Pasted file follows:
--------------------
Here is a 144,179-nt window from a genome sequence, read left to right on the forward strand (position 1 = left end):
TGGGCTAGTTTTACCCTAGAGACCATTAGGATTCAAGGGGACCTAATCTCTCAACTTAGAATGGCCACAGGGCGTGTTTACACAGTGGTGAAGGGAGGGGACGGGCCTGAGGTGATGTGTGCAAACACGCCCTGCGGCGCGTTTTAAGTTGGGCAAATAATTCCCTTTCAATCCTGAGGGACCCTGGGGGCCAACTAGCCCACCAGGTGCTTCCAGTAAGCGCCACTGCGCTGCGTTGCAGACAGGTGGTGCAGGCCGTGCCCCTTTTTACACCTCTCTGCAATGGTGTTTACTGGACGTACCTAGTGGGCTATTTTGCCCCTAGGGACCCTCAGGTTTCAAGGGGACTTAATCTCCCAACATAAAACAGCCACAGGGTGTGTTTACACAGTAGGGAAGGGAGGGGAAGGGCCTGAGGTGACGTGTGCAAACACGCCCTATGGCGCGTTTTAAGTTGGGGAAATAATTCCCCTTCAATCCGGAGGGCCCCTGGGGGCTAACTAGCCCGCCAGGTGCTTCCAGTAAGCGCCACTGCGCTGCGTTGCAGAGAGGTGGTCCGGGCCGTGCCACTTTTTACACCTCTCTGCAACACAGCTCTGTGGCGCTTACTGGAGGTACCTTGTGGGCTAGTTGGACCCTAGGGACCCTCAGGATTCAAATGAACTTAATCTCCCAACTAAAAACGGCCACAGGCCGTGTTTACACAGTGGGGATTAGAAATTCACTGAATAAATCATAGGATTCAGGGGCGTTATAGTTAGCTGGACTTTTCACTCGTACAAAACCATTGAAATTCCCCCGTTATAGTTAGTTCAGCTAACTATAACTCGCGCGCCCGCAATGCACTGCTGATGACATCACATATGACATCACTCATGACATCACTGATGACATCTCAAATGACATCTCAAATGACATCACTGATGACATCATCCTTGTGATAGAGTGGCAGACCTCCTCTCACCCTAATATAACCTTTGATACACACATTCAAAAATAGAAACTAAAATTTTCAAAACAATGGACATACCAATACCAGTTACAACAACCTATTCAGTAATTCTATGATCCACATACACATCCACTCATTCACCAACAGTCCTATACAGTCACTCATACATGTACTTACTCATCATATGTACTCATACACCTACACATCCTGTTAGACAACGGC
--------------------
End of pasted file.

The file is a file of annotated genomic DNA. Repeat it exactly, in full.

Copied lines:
Here is a 144,179-nt window from a genome sequence, read left to right on the forward strand (position 1 = left end):
TGGGCTAGTTTTACCCTAGAGACCATTAGGATTCAAGGGGACCTAATCTCTCAACTTAGAATGGCCACAGGGCGTGTTTACACAGTGGTGAAGGGAGGGGACGGGCCTGAGGTGATGTGTGCAAACACGCCCTGCGGCGCGTTTTAAGTTGGGCAAATAATTCCCTTTCAATCCTGAGGGACCCTGGGGGCCAACTAGCCCACCAGGTGCTTCCAGTAAGCGCCACTGCGCTGCGTTGCAGACAGGTGGTGCAGGCCGTGCCCCTTTTTACACCTCTCTGCAATGGTGTTTACTGGACGTACCTAGTGGGCTATTTTGCCCCTAGGGACCCTCAGGTTTCAAGGGGACTTAATCTCCCAACATAAAACAGCCACAGGGTGTGTTTACACAGTAGGGAAGGGAGGGGAAGGGCCTGAGGTGACGTGTGCAAACACGCCCTATGGCGCGTTTTAAGTTGGGGAAATAATTCCCCTTCAATCCGGAGGGCCCCTGGGGGCTAACTAGCCCGCCAGGTGCTTCCAGTAAGCGCCACTGCGCTGCGTTGCAGAGAGGTGGTCCGGGCCGTGCCACTTTTTACACCTCTCTGCAACACAGCTCTGTGGCGCTTACTGGAGGTACCTTGTGGGCTAGTTGGACCCTAGGGACCCTCAGGATTCAAATGAACTTAATCTCCCAACTAAAAACGGCCACAGGCCGTGTTTACACAGTGGGGATTAGAAATTCACTGAATAAATCATAGGATTCAGGGGCGTTATAGTTAGCTGGACTTTTCACTCGTACAAAACCATTGAAATTCCCCCGTTATAGTTAGTTCAGCTAACTATAACTCGCGCGCCCGCAATGCACTGCTGATGACATCACATATGACATCACTCATGACATCACTGATGACATCTCAAATGACATCTCAAATGACATCACTGATGACATCATCCTTGTGATAGAGTGGCAGACCTCCTCTCACCCTAATATAACCTTTGATACACACATTCAAAAATAGAAACTAAAATTTTCAAAACAATGGACATACCAATACCAGTTACAACAACCTATTCAGTAATTCTATGATCCACATACACATCCACTCATTCACCAACAGTCCTATACAGTCACTCATACATGTACTTACTCATCATATGTACTCATACACCTACACATCCTGTTAGACAACGGC